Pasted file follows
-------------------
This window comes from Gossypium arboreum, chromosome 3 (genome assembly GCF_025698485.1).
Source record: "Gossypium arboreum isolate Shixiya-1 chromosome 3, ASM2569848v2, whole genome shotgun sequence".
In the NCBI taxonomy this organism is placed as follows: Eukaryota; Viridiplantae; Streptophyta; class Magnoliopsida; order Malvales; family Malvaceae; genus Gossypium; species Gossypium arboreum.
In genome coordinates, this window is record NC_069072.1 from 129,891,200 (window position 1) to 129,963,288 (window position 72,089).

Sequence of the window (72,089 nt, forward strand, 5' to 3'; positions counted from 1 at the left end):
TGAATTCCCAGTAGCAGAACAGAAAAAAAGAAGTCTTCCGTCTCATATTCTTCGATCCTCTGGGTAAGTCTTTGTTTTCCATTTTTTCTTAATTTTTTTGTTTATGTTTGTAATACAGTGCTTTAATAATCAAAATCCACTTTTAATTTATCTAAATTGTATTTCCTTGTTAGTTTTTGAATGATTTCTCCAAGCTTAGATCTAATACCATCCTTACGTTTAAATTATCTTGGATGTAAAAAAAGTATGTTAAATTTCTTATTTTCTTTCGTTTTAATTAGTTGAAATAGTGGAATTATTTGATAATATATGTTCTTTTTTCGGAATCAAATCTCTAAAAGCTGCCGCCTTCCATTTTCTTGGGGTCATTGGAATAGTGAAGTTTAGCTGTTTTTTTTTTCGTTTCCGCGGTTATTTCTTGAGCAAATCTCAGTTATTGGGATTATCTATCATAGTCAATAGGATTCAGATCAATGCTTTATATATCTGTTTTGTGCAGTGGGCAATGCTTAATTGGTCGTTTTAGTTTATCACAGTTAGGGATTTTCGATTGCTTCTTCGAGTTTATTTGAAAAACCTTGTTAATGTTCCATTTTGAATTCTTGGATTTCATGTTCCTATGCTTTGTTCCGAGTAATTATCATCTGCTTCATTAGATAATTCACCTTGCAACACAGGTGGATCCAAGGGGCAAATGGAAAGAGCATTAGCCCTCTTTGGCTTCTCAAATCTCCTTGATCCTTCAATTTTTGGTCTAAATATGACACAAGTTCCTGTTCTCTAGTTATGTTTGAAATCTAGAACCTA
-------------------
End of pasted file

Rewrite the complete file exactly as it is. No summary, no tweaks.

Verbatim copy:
This window comes from Gossypium arboreum, chromosome 3 (genome assembly GCF_025698485.1).
Source record: "Gossypium arboreum isolate Shixiya-1 chromosome 3, ASM2569848v2, whole genome shotgun sequence".
In the NCBI taxonomy this organism is placed as follows: Eukaryota; Viridiplantae; Streptophyta; class Magnoliopsida; order Malvales; family Malvaceae; genus Gossypium; species Gossypium arboreum.
In genome coordinates, this window is record NC_069072.1 from 129,891,200 (window position 1) to 129,963,288 (window position 72,089).

Sequence of the window (72,089 nt, forward strand, 5' to 3'; positions counted from 1 at the left end):
TGAATTCCCAGTAGCAGAACAGAAAAAAAGAAGTCTTCCGTCTCATATTCTTCGATCCTCTGGGTAAGTCTTTGTTTTCCATTTTTTCTTAATTTTTTTGTTTATGTTTGTAATACAGTGCTTTAATAATCAAAATCCACTTTTAATTTATCTAAATTGTATTTCCTTGTTAGTTTTTGAATGATTTCTCCAAGCTTAGATCTAATACCATCCTTACGTTTAAATTATCTTGGATGTAAAAAAAGTATGTTAAATTTCTTATTTTCTTTCGTTTTAATTAGTTGAAATAGTGGAATTATTTGATAATATATGTTCTTTTTTCGGAATCAAATCTCTAAAAGCTGCCGCCTTCCATTTTCTTGGGGTCATTGGAATAGTGAAGTTTAGCTGTTTTTTTTTTCGTTTCCGCGGTTATTTCTTGAGCAAATCTCAGTTATTGGGATTATCTATCATAGTCAATAGGATTCAGATCAATGCTTTATATATCTGTTTTGTGCAGTGGGCAATGCTTAATTGGTCGTTTTAGTTTATCACAGTTAGGGATTTTCGATTGCTTCTTCGAGTTTATTTGAAAAACCTTGTTAATGTTCCATTTTGAATTCTTGGATTTCATGTTCCTATGCTTTGTTCCGAGTAATTATCATCTGCTTCATTAGATAATTCACCTTGCAACACAGGTGGATCCAAGGGGCAAATGGAAAGAGCATTAGCCCTCTTTGGCTTCTCAAATCTCCTTGATCCTTCAATTTTTGGTCTAAATATGACACAAGTTCCTGTTCTCTAGTTATGTTTGAAATCTAGAACCTA